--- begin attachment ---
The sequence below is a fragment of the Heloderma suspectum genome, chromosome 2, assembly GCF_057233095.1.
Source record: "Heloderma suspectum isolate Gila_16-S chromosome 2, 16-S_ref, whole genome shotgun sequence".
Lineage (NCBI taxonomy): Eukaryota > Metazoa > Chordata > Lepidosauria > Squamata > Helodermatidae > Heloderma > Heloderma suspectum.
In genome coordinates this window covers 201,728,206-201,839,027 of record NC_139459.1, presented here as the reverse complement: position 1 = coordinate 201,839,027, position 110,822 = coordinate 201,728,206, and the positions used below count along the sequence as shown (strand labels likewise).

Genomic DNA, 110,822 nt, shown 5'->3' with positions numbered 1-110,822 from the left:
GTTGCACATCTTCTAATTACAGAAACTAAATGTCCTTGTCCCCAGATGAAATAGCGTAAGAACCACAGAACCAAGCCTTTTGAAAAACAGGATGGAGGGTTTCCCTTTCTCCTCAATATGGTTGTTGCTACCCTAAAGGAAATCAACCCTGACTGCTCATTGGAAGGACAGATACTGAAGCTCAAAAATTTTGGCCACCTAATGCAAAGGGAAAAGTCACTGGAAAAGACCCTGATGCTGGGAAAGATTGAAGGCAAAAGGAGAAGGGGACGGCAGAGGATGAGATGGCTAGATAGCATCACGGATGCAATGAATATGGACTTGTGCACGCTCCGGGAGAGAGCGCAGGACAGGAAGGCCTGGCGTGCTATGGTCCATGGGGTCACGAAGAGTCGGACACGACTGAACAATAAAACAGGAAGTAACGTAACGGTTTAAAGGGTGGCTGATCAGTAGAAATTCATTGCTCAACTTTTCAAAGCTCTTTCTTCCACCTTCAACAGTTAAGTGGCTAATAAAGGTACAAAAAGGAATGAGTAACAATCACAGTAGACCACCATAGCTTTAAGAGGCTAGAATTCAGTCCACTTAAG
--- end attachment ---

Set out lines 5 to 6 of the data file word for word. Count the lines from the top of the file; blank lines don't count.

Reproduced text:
Genomic DNA, 110,822 nt, shown 5'->3' with positions numbered 1-110,822 from the left:
GTTGCACATCTTCTAATTACAGAAACTAAATGTCCTTGTCCCCAGATGAAATAGCGTAAGAACCACAGAACCAAGCCTTTTGAAAAACAGGATGGAGGGTTTCCCTTTCTCCTCAATATGGTTGTTGCTACCCTAAAGGAAATCAACCCTGACTGCTCATTGGAAGGACAGATACTGAAGCTCAAAAATTTTGGCCACCTAATGCAAAGGGAAAAGTCACTGGAAAAGACCCTGATGCTGGGAAAGATTGAAGGCAAAAGGAGAAGGGGACGGCAGAGGATGAGATGGCTAGATAGCATCACGGATGCAATGAATATGGACTTGTGCACGCTCCGGGAGAGAGCGCAGGACAGGAAGGCCTGGCGTGCTATGGTCCATGGGGTCACGAAGAGTCGGACACGACTGAACAATAAAACAGGAAGTAACGTAACGGTTTAAAGGGTGGCTGATCAGTAGAAATTCATTGCTCAACTTTTCAAAGCTCTTTCTTCCACCTTCAACAGTTAAGTGGCTAATAAAGGTACAAAAAGGAATGAGTAACAATCACAGTAGACCACCATAGCTTTAAGAGGCTAGAATTCAGTCCACTTAAG